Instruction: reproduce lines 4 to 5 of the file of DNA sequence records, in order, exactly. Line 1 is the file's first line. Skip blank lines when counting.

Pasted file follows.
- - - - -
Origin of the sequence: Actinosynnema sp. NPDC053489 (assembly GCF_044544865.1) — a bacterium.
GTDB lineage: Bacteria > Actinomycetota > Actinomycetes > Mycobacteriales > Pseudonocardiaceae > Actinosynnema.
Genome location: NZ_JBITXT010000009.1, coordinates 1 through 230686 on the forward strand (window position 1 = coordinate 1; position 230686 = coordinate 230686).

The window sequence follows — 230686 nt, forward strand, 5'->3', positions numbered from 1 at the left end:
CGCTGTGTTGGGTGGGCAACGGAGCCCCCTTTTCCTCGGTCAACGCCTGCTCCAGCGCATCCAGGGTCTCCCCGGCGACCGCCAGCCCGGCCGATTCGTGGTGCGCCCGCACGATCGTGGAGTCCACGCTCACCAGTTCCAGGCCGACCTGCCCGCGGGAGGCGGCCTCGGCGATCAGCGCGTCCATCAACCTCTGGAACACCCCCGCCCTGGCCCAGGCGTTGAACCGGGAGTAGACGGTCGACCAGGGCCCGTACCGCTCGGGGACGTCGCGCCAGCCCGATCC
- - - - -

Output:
The window sequence follows — 230686 nt, forward strand, 5'->3', positions numbered from 1 at the left end:
CGCTGTGTTGGGTGGGCAACGGAGCCCCCTTTTCCTCGGTCAACGCCTGCTCCAGCGCATCCAGGGTCTCCCCGGCGACCGCCAGCCCGGCCGATTCGTGGTGCGCCCGCACGATCGTGGAGTCCACGCTCACCAGTTCCAGGCCGACCTGCCCGCGGGAGGCGGCCTCGGCGATCAGCGCGTCCATCAACCTCTGGAACACCCCCGCCCTGGCCCAGGCGTTGAACCGGGAGTAGACGGTCGACCAGGGCCCGTACCGCTCGGGGACGTCGCGCCAGCCCGATCC